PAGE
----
Do be careful using this sort of yarn - it's very stranded and you can easily pull threads or miss a thread when pulling your hook through. Despite using plain double crochet and some treble crochets for the flower, I managed to miss a thread on the top right petal of my flower, but I didn't realise until AFTER I'd embroidered it onto the pot sleeve. Grrr!

Once I had made this pot sleeve I remembered the spider plant lurking in my bathroom - it had out-grown its pot, so I thought I'd have a go at potting it on and make another pot sleeve for it. I didn't have any suitable planters for this, so I improvised with an ice cream container.

Using a craft knife I carefully cut the rim of the container away since the tab to open the ice cream was rather unsightly. My cut was a bit wobbly but that's OK - your sleeve covers it!

To make my pot sleeve more personal - and a bit different - I decided to have a go at a chevron stitch rather than plain stripes - this design is based around a 9 stitch repeat, so I made sure that I used a multiple of 9 in my foundation chain. The chevron is really simple - 3 trebles, 3 trebles in same stitch (this makes the peak), three trebles, and three trebles together (this makes the trough). You just repeat this pattern to create a nice simple chevron.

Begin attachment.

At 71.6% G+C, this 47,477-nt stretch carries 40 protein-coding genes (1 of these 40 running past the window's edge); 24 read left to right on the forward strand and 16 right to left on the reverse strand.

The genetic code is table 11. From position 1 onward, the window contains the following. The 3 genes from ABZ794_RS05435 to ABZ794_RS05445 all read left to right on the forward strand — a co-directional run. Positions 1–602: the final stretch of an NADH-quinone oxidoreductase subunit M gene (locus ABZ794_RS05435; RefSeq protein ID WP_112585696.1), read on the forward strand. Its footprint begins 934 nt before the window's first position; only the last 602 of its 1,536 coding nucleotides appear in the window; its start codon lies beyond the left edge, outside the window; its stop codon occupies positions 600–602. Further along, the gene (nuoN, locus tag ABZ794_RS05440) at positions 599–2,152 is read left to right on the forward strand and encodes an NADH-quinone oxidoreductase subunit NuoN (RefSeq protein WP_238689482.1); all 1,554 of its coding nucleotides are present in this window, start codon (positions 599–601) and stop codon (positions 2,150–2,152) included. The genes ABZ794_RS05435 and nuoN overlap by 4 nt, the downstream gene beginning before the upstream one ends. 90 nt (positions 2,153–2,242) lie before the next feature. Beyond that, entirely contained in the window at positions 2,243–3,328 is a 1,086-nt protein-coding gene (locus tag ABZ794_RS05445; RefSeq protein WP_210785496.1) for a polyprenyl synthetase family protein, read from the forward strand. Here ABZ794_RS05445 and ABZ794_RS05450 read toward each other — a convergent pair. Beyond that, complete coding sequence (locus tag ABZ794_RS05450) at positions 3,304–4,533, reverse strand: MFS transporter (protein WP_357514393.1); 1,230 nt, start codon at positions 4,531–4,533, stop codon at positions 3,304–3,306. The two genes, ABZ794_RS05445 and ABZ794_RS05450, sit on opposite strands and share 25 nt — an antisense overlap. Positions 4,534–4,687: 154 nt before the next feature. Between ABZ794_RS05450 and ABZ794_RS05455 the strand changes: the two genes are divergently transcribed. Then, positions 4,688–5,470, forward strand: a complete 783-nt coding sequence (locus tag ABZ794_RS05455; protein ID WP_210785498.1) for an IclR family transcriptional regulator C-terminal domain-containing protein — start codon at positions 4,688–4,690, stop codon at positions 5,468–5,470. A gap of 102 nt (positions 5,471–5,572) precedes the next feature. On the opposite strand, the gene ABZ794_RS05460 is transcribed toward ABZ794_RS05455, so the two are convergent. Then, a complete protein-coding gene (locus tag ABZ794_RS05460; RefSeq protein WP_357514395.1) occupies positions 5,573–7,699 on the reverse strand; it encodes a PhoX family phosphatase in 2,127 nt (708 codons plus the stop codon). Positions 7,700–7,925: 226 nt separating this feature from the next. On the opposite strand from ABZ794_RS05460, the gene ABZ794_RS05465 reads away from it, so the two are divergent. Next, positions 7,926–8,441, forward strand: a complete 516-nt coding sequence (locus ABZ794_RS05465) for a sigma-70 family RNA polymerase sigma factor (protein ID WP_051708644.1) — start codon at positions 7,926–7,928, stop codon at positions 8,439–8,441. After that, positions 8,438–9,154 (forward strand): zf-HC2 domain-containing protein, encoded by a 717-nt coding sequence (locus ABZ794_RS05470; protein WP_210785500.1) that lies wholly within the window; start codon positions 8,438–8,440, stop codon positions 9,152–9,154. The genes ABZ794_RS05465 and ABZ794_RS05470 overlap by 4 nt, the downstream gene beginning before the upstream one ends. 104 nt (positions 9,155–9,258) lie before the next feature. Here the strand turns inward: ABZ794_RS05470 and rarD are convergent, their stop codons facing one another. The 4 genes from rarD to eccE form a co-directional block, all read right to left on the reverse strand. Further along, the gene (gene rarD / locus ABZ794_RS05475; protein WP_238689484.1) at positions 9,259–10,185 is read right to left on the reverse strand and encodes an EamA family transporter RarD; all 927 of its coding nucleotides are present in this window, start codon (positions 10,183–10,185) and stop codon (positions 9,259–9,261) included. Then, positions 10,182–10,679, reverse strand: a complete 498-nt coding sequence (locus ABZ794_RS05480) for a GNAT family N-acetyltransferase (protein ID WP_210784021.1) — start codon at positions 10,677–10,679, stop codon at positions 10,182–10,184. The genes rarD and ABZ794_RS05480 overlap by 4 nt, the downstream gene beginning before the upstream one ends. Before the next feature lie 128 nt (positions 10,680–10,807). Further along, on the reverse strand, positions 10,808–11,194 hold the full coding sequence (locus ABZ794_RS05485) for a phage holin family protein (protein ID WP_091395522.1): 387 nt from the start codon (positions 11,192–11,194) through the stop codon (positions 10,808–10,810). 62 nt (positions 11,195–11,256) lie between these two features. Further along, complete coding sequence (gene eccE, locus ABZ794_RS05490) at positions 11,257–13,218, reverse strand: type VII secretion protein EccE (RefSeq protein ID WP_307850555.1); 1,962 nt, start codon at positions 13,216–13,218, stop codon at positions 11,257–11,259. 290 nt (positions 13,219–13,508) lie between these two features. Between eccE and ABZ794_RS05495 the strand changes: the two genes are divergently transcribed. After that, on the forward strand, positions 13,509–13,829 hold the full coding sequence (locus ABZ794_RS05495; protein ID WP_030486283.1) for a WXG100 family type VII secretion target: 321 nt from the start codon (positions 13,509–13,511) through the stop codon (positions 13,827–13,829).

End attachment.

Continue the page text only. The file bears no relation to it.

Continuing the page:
Now to repot the spider plant... Disaster struck! I am not naturally green fingered, so imagine my horror when I discovered the spider plant was too fat around its root ball to fit in the new pot! Oh no... So I girt my loins (so to speak) and chopped the plant into three. There were, admittedly, three main stems of plant in the pot. It was a bit scary chopping it up, but I have been assured by a green-fingered friend that the spider will survive. Phew! Now to find two more pots... And cover them :-)